To investigate these questions ADF&G biologists, with support from the National Marine Fisheries Service biologists and fisheries observers, collected over 1,000 female snow crab in spring and summer from 2007 to 2009. Scientists estimated the number of eggs carried by each female, determined whether eggs were viable, and evaluated differences in the sperm storage organ.
These data revealed several definitive patterns. Large females had greater numbers of embryos than small females; in fact the largest females carried nearly four times as many embryos as the smallest. The number of embryos was similar among newshell and oldshell crab but decreased dramatically for very, very oldshell females, who carried only one-half the number eggs carried by younger females. The number of embryos carried by females in the summer soon after mating and in the spring prior to hatching was similar, implying that embryo loss or mortality during development was low. Finally, old shell and very oldshell females that had relatively empty sperm storage organs, and/or lacked evidence of recent mating, carried fewer embryos than those who had these attributes. However, this difference was much less than the influence of female size and shell condition on fecundity.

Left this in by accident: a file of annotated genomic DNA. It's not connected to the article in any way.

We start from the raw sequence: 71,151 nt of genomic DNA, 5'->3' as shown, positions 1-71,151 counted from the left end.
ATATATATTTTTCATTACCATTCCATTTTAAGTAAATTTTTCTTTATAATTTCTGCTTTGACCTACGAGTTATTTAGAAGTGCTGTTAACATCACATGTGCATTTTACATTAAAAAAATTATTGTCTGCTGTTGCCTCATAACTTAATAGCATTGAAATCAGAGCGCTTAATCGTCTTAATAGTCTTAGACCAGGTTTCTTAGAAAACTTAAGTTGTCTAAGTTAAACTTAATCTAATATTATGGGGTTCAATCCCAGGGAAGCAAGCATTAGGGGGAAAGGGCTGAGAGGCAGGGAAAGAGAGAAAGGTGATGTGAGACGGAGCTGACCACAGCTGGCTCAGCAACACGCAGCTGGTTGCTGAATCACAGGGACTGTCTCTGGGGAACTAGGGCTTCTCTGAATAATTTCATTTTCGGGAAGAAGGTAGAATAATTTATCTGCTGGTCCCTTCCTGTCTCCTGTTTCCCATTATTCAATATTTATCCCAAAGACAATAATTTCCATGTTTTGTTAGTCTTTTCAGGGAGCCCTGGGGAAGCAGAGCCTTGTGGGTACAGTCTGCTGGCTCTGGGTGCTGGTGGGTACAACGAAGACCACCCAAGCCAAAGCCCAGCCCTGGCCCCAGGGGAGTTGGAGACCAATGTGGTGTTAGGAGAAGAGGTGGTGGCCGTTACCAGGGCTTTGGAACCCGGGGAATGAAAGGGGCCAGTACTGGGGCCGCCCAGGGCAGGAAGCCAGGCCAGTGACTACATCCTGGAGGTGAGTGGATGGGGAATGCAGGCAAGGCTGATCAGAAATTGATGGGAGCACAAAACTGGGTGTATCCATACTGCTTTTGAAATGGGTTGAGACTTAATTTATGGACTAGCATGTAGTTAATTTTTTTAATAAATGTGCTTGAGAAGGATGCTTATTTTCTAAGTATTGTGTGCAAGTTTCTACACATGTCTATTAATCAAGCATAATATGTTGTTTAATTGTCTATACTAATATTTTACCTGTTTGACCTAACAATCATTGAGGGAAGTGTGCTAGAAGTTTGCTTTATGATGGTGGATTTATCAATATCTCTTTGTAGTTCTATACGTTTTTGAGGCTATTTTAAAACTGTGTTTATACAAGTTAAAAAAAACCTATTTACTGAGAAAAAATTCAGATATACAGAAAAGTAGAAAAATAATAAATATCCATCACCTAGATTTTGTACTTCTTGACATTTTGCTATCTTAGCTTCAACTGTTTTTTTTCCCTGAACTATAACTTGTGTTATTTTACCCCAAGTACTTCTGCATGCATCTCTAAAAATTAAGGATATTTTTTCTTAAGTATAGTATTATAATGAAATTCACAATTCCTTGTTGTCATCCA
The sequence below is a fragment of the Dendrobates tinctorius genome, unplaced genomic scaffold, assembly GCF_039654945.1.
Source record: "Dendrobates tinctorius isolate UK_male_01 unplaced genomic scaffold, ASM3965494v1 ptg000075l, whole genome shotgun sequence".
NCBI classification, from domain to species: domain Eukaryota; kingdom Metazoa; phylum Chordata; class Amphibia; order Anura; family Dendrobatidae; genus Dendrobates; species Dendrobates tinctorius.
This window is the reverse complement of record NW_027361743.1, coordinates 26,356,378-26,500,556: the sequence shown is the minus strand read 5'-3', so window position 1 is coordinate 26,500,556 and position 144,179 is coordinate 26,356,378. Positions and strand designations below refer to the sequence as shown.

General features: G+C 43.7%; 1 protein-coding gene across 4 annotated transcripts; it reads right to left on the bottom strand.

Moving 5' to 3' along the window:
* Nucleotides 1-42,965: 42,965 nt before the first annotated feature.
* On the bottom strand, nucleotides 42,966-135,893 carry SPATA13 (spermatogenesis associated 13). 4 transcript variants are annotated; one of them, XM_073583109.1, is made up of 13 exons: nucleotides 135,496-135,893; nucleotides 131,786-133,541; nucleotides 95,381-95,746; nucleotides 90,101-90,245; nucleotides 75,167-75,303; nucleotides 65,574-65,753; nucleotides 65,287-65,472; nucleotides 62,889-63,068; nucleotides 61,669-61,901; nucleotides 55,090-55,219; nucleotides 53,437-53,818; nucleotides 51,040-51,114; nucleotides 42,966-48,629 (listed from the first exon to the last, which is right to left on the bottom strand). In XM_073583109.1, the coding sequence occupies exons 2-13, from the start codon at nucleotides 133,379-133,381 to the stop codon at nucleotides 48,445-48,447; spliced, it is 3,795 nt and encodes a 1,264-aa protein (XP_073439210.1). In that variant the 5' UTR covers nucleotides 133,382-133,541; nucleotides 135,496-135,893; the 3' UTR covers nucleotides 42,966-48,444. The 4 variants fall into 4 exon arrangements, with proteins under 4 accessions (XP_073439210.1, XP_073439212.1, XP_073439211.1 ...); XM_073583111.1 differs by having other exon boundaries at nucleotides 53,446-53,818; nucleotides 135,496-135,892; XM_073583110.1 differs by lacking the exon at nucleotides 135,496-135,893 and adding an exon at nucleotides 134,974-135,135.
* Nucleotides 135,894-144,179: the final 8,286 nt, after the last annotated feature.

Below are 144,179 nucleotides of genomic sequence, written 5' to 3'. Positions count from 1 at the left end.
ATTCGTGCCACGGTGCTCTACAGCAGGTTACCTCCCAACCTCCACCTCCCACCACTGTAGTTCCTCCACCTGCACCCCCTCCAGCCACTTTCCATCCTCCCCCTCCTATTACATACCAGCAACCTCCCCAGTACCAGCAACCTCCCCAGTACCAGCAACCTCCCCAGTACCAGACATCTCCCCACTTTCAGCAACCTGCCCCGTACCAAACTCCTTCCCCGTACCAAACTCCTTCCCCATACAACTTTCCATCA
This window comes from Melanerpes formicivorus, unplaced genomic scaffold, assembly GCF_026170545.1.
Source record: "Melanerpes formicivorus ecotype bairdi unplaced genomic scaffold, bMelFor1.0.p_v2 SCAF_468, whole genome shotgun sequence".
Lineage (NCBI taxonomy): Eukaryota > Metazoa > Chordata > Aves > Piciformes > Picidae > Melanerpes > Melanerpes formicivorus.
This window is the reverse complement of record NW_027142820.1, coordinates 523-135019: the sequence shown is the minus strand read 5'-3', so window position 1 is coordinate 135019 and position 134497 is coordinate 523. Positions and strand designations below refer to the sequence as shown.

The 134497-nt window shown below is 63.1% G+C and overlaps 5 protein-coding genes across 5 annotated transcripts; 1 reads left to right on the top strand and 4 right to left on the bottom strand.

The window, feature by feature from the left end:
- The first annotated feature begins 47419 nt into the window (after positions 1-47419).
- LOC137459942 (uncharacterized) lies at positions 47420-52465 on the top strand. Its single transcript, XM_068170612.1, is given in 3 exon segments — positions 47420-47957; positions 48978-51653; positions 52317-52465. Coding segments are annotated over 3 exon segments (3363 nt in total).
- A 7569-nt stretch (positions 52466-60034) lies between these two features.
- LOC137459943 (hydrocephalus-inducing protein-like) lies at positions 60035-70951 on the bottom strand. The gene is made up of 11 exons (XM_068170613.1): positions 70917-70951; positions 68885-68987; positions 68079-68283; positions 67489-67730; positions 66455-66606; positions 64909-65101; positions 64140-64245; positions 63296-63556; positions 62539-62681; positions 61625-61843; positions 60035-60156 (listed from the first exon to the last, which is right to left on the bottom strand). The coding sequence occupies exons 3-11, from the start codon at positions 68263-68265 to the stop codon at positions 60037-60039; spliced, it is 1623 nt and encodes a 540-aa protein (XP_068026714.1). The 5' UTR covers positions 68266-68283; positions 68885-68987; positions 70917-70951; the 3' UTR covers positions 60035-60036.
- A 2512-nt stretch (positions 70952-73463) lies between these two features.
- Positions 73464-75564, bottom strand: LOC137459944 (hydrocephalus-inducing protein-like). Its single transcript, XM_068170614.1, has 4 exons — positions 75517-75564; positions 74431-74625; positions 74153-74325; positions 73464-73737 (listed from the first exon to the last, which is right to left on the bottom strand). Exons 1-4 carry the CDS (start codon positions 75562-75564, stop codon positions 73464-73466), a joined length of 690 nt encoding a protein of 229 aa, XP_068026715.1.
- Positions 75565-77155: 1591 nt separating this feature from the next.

Scientists are integrating the results of this study with historic data on the abundance of female snow crab and using ocean temperature records to predict shifts in the duration of the reproductive cycle with the final objective of estimating an index of annual egg production. Estimates of egg production by time period will then be compared with abundance of small crab several years later to determine whether variability in annual egg production is related to the dramatic changes in abundance observed for the snow crab stock. Ultimately, results will be used to alter the management strategy for setting annual catches to one that recognizes the role that female crab play in the process to sustain this valuable fishery for future generations. This study illustrates one aspect of the investigative research needed to advance knowledge for making better informed management decisions about Alaska’s valuable marine fishery resources.